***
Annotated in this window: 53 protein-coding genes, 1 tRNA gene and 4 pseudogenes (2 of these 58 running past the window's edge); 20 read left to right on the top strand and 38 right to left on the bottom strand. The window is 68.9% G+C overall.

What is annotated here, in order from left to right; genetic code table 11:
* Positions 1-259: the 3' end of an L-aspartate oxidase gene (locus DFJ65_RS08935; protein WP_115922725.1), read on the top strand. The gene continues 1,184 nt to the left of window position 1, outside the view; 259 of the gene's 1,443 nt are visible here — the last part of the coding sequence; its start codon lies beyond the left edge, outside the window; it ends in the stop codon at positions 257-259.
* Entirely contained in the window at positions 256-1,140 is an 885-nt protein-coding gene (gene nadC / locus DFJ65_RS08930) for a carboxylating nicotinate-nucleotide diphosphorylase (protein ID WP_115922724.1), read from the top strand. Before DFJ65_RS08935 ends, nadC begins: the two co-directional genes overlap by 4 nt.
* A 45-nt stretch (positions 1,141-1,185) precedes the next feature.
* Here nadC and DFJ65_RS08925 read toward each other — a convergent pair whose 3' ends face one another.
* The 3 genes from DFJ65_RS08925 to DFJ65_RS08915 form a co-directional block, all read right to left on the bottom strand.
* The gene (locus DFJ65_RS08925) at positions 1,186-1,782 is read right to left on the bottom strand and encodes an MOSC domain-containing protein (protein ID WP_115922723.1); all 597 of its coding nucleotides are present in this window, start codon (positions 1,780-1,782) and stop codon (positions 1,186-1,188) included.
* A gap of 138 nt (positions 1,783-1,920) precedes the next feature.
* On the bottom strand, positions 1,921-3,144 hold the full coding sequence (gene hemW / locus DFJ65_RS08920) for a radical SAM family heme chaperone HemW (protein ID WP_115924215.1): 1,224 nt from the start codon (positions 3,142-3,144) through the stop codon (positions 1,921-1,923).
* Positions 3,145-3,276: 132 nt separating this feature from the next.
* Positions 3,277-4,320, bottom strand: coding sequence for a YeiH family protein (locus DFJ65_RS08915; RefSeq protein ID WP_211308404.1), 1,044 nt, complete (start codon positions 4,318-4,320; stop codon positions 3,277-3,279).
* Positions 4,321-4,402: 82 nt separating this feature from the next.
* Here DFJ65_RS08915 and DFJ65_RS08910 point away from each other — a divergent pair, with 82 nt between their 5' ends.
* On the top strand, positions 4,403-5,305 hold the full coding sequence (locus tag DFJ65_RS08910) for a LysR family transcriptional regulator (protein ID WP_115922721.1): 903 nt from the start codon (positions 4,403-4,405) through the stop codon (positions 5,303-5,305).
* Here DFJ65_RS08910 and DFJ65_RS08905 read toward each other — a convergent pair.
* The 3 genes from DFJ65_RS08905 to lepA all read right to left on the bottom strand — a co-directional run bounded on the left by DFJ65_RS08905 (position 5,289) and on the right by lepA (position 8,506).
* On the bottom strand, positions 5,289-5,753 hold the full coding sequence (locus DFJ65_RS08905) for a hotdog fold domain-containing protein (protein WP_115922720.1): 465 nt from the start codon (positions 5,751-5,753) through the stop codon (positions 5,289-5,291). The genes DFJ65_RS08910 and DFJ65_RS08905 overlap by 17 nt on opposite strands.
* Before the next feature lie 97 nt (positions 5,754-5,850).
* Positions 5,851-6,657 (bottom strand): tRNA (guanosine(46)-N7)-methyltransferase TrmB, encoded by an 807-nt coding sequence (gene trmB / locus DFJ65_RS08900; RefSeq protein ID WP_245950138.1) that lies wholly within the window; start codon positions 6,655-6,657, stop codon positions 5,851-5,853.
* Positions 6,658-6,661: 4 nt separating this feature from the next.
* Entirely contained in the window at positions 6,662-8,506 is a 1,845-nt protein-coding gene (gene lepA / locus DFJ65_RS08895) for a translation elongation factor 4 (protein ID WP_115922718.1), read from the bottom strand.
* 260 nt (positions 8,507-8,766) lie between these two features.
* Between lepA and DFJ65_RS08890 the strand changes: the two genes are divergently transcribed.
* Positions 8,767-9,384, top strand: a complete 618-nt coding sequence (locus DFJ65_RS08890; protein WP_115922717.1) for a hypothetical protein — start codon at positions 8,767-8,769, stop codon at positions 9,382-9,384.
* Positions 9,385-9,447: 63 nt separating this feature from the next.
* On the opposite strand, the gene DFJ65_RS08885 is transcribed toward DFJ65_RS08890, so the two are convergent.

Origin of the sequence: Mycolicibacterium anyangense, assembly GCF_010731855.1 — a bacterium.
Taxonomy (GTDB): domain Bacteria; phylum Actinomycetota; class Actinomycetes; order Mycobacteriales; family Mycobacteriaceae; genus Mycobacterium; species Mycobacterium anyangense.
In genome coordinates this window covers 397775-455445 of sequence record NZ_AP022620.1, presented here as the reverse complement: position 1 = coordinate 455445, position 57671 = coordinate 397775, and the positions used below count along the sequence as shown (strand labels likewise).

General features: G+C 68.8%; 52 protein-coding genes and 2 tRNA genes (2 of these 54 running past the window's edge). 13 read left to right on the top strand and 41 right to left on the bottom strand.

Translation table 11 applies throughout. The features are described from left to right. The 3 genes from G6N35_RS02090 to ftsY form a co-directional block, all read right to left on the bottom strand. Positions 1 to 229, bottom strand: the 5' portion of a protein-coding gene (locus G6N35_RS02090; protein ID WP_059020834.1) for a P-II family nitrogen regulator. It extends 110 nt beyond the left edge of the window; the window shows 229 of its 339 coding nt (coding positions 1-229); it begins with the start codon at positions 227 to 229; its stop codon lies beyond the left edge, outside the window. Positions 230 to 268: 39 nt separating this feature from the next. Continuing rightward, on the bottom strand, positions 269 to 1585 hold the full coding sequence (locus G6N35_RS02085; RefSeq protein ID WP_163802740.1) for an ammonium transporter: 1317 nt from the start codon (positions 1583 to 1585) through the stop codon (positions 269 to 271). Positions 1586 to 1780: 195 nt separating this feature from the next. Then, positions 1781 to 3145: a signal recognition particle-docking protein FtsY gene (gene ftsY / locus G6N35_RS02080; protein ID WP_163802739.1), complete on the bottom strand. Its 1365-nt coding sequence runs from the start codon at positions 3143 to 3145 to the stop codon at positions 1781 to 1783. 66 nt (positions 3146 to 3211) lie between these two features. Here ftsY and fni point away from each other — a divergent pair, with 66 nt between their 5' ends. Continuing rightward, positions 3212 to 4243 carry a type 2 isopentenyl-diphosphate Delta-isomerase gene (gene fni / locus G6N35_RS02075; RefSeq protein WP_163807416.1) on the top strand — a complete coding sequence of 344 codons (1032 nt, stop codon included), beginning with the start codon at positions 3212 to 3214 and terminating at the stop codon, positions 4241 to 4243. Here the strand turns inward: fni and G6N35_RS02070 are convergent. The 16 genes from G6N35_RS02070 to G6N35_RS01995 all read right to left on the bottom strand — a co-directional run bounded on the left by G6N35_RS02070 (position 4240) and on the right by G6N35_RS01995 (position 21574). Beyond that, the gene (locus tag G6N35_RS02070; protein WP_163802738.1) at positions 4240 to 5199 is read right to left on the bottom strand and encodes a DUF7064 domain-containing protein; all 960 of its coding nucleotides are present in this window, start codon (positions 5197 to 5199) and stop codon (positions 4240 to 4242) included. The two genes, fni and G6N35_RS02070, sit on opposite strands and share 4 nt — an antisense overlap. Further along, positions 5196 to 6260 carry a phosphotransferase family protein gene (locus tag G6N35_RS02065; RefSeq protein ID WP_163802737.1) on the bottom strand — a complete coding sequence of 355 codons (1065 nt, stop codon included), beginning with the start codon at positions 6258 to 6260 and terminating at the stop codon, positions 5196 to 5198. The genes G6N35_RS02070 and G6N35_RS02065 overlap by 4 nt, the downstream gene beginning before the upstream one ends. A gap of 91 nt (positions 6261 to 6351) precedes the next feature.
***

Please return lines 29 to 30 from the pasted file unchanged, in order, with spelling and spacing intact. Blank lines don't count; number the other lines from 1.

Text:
Taxonomy (GTDB): domain Bacteria; phylum Actinomycetota; class Actinomycetes; order Mycobacteriales; family Mycobacteriaceae; genus Mycobacterium; species Mycobacterium anyangense.
In genome coordinates this window covers 397775-455445 of sequence record NZ_AP022620.1, presented here as the reverse complement: position 1 = coordinate 455445, position 57671 = coordinate 397775, and the positions used below count along the sequence as shown (strand labels likewise).